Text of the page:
British Invasion at Silver Branch Brewing: Silver Branch is best known for its skill with German and Czech beer styles, such as the Glass Castle Pilsener and Umlaut Love Kolsch, but the Silver Spring brewery has a taste for beers across Europe. This celebration of British styles includes ales served through nitro taps or hand-pulled through a cask engine without extraneous carbonation. The kitchen sends out fish and chips for the afternoon, while DJs Mad Squirrel and Laura Lopez drop a soundtrack of Britpop and British Invasion classics from 6 p.m. on. 3 p.m. Free. Beers priced individually.
Sunday, Aug. 14
The Electric Cool-Aid Frozen Test: Over the last week, even the briefest trip outside has felt like stepping into a large, stifling sauna with the “moist” setting turned up to 11. If you’re craving an icy, refreshing drink, you’re not alone — and Electric Cool-Aid has just the solution. This weekend brings the Shaw cocktail garden’s second frozen cocktail competition, with bartenders from Silver Lyan, Tiki on 18th and other hot spots serving their icy inventions. The winner is crowned based on votes from the public as well as a panel of judges. 2 p.m. $8 per individual cocktail; $16 for three-ounce tastes of all six drinks.
Pretty Boi Drag Show at Union Stage: D.C.-based drag king group Pretty Boi was selling out seats and drawing on mustaches for four years before the pandemic turned its live events into virtual ones. Two years later, after online “Drag King 101” workshops and other covid-safe events, the group is presenting its first live show since early 2020. “Your Bois Are Back” is an all-ages, ASL-interpreted event at Union Stage, featuring masculine-presenting drag performers embodying male gender stereotypes in song, dance and other acts. The standard ticket will get you first-come, first-served standing room space, and a VIP ticket includes early access for seating and a goody bag of Pretty Boi Drag merch. 3 p.m. $25-$40.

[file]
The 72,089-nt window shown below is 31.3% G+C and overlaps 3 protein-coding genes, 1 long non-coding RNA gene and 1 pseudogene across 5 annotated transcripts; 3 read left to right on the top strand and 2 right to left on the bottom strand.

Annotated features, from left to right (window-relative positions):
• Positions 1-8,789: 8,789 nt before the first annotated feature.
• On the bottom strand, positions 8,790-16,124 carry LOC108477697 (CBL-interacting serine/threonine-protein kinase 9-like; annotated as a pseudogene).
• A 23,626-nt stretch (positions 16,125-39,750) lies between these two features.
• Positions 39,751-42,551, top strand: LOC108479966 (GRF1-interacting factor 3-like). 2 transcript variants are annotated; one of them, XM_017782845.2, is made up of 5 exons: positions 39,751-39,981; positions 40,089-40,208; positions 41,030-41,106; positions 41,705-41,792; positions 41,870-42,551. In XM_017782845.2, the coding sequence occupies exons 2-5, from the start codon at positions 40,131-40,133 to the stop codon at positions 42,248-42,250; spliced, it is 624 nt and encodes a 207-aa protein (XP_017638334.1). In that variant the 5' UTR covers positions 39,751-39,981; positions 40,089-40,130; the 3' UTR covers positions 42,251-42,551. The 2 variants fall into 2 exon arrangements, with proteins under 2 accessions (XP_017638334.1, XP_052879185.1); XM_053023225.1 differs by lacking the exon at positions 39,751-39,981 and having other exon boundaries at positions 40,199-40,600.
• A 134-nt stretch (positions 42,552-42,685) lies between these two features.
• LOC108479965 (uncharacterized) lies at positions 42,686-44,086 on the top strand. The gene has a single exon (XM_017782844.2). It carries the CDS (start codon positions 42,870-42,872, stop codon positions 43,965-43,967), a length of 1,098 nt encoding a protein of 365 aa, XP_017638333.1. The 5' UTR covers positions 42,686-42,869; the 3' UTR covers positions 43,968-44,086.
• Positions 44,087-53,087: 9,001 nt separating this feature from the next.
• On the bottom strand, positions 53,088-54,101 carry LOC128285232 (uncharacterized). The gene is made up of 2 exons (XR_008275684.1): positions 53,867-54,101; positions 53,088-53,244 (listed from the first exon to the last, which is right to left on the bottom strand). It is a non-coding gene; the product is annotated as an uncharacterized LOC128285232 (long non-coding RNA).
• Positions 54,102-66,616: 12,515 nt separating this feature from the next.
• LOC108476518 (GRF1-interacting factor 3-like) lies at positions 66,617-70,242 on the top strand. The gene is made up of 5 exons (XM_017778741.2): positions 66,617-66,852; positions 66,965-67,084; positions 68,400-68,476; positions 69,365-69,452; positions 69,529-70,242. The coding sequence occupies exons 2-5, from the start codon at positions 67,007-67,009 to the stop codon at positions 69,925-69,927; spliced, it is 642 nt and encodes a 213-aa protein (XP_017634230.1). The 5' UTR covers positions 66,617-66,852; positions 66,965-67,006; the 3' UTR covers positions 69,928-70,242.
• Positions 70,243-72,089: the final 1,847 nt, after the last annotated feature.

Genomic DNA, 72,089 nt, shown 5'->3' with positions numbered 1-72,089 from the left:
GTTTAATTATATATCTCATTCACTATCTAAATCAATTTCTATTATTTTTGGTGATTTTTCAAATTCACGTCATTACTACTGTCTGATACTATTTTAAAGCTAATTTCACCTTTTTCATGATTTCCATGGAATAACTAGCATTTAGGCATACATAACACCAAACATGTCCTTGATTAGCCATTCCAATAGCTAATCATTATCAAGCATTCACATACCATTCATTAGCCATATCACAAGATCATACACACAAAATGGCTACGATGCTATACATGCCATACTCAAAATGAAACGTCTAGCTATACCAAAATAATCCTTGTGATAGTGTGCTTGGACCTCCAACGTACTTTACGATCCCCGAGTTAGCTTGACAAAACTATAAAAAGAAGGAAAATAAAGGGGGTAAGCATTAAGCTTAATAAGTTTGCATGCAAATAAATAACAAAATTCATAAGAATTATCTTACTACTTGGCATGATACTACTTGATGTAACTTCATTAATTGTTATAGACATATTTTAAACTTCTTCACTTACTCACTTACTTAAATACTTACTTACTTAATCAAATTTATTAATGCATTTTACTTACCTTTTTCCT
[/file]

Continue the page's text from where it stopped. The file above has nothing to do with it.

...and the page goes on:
Monday, Aug. 15
WWE Monday Night Raw at Capital One: For the first time in two years, WWE’s Monday Night Raw returns to Capital One Arena for an over-the-top recording of one of its flagship shows. The evening features U.S. champion Bobby Lashley as he faces off against recently recovered “the Miz” (Mike Mizanin), who tore his ACL in a match last year, as well as fan favorites like Raw women’s champion Bianca Belair and Alexa Bliss. This North American tour is the latest in the show’s 25-year run. 7:30 p.m. $20-$125.
Tuesday, Aug. 16
‘The Color Purple’ at Signature Theatre: Whether it’s a book, movie or musical, “The Color Purple” racks up awards. Signature Theatre’s big show for the late summer and fall is the musical adaptation of Alice Walker’s Pulitzer Prize-winning novel, which earned 11 Tony nominations. The stirring show sets this classic, epic tale of friendship and empowerment among Southern Black women to a soundtrack featuring jazz, gospel, blues and ragtime. Through Oct. 9. $40-$108.